TOI: “In the process of cleaning the voters’ list, the Palike [BBMP] has noticed a remarkable tilt in gender ratio in the constituencies. It only goes to show that not all women have registered as voters.”

Neither all the women nor all the men have registered as voters. This is not a news. The “remarkable tilt” in gender ratio noticed by BBMP is not supported by facts. However, the statement gives a feeling that women are grossly under-represented.

Let us look at the facts.

Page 45 of Census of India 2011, KARNATAKA, SERIES-30 PART XII-A, DISTRICT CENSUS HANDBOOK, BANGALORE states, “The sex ratio is defined as number of females to 1000 males. According to 2011 Census, the sex ratio of the district is 916.”

Therefore, if a constituency has a sex ratio lower than 916, then, females have a lower representation. Also, if the ratio is higher than 916, then, males have a lower representation.

Assuming the census report to be valid,  15 out of the 28 constituencies of Bangalore have sex ratios higher than 916 and one has 916. When only 12 out of 28 (43%) constituencies have a higher representation of males, it is strange that BBMP finds a “remarkable tilt” favouring male voters.  We can argue that there is remarkable tilt against male voters.

Based on the electoral rolls published by the Chief Electoral Officer, Karnataka, (CEO) on 10 Jan 2017, the following chart shows the sex ratios of Bangalore constituencies KA150 to KA177.

voterSexRatio

The aggregate sex ratio of voters in Bangalore constituencies is 911, which, ideally, should have been 916. As seen the chart above, 5 or 6 constituencies have a much lower representation of females.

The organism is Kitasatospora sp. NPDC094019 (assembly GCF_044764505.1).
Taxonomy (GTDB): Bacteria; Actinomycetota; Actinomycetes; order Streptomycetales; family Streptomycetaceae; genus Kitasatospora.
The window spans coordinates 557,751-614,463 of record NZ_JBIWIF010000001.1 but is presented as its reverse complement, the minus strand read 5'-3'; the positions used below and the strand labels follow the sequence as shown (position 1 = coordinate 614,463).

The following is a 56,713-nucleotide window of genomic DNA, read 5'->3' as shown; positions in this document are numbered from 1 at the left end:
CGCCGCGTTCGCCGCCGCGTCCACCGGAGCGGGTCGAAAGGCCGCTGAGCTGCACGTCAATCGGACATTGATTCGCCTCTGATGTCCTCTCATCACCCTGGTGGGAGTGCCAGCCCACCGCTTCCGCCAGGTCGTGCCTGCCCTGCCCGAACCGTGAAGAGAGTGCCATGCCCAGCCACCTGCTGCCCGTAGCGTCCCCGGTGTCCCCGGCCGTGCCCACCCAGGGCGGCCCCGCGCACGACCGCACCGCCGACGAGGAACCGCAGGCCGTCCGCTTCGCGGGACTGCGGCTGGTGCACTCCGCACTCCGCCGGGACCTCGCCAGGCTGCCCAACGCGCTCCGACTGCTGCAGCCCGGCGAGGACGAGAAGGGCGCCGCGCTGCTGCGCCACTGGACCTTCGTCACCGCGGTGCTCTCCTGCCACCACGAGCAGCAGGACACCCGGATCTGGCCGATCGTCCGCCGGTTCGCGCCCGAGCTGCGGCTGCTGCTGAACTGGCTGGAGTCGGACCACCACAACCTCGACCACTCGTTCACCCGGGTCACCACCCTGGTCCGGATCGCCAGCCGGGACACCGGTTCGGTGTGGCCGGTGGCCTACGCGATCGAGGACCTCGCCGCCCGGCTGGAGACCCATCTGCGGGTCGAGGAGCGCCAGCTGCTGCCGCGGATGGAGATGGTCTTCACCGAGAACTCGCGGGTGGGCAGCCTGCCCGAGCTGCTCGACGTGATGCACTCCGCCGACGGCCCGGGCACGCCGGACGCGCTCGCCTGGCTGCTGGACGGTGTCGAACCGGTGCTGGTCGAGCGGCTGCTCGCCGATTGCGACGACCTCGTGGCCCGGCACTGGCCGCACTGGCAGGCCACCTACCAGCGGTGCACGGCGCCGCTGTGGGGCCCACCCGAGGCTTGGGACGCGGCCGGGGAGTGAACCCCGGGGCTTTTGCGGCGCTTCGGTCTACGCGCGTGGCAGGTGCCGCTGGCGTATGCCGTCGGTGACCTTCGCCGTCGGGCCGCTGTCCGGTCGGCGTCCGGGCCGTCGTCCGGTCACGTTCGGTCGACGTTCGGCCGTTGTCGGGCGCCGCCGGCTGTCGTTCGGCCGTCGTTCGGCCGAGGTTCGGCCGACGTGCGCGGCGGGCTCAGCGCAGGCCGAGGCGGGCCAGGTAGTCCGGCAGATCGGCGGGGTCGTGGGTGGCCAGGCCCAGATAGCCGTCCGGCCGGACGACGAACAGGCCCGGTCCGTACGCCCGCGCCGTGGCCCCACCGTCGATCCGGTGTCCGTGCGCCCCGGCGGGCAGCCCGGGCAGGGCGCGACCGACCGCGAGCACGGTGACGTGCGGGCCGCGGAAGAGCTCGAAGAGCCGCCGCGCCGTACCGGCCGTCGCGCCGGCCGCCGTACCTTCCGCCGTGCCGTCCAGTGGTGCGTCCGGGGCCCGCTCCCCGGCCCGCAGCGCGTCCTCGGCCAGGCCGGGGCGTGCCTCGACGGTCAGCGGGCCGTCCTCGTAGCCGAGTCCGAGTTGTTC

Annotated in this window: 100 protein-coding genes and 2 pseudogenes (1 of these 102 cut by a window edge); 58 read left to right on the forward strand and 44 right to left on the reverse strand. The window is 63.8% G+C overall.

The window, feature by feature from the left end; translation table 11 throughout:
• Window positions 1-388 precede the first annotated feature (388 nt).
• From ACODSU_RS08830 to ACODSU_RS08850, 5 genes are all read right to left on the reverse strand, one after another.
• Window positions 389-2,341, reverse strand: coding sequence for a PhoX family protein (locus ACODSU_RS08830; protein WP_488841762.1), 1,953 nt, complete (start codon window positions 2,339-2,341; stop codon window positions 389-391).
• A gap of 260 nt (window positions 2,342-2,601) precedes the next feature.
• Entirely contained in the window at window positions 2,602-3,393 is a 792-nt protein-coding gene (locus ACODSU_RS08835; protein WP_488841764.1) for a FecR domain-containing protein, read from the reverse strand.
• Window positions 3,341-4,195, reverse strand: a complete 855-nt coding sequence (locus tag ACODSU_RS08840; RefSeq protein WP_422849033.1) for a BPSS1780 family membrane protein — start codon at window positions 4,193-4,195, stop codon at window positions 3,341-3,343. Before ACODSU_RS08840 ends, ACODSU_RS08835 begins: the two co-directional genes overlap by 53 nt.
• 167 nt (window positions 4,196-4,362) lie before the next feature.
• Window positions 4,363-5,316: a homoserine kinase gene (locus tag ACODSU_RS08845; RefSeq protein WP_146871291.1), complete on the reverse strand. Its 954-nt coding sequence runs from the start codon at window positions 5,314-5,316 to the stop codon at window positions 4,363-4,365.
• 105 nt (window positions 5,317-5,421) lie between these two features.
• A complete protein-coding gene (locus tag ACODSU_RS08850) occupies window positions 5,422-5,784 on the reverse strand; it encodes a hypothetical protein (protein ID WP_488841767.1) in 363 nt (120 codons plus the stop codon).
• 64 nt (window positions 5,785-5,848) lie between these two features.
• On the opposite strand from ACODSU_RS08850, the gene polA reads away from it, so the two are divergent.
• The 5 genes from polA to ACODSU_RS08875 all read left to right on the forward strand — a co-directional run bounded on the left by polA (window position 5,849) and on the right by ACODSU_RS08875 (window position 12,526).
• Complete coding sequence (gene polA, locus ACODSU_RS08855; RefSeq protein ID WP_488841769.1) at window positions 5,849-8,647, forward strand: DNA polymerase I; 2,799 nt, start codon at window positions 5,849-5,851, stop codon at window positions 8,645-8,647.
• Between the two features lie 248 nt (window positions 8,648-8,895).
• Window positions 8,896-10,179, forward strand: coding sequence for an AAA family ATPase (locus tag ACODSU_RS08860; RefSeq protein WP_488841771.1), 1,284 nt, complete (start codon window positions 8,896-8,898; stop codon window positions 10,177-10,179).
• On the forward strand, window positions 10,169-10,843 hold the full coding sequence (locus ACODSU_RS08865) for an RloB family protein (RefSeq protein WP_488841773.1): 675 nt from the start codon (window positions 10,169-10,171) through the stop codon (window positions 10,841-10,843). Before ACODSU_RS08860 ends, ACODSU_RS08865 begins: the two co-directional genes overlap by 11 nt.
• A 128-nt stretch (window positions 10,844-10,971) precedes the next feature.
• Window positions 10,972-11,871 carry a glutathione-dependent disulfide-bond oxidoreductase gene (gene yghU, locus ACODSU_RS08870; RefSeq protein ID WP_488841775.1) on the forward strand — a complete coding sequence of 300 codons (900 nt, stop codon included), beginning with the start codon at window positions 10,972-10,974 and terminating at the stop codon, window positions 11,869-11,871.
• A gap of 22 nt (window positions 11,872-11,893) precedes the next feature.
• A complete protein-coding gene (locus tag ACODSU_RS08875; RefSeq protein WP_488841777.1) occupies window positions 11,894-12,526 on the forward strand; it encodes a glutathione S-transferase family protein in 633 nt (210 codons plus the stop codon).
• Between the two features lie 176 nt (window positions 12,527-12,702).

As per the TOI report, the Election Commission expects 70% of the population to be registered as voters whereas as per census report, 68.22% of the population of Karnataka is equal or above 18 years of age. Despite that, 119 of 198 wards of BBMP have more than 68% of the population registered as voters. Though I have reported this bloat in the voter list with illegal entries, there is no response from the CEO or the Commissioner, BBMP.

The following issues continue to erode the quality of electoral rolls:

  • Lakhs of duplicated records and fake entries.
  • Virtual deletion of voters due to software and process errors.
  • Larger than permissible booth sizes, causing poorer voter turnout%.
  • Non-inclusion of approved claims and objections (additions, corrections, and deletions).
  • Scant data on section address.
  • Errors in name, age, sex, relationship, and house
  • Unreadable records in PDF documents published at CEO’s website.

With the Assembly Election due in less than a year, we citizens have a duty to demand a better quality electoral rolls and their management.

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Mind Your Numbers, Mr CEO

Times of India reported on 26 Jan 2017:  “Around 72% of the state’s population will vote next year,” said Chief Electoral Officer, Anil Kumar Jha, “We have added 7.35 lakh new voters to the list and have decided to delete nearly 3.5 lakh. The gender ratio is 968 females per 1000 males.”

The population of Karnataka is reported as 6.5 crores. Electoral rolls of the state have 4,88,78,784 voters – 75.2% of the population. The news report also states, ” … nearly five crore people are eligible to vote in the 2018 assembly elections, ” predicting that 77% of the population could be in the electoral rolls.

As per the census of India, 41.1% of our population is under 18 years of age, making 59.9% of them eligible to register as voters. We know that many eligible citizens are not registered as voters. Even if every eligible person is registered as a voter, of the 6.5 crore population of Karnataka, only 3.89 crore people could be of voting age. Karnataka already has more than 1 crore illegal entries in the rolls.

The estimated population of Bangalore is 1.01 crore. This would make about 60 lakh above 18 years of age. But, Bangalore has 84,91,017 voters in the rolls.

Rampant duplicate entries and the dead living in the lists are the main causes of bloated electoral rolls. Or, is the population of Karnataka 8.16 crores? Or is the census report wrong on population and about age demography?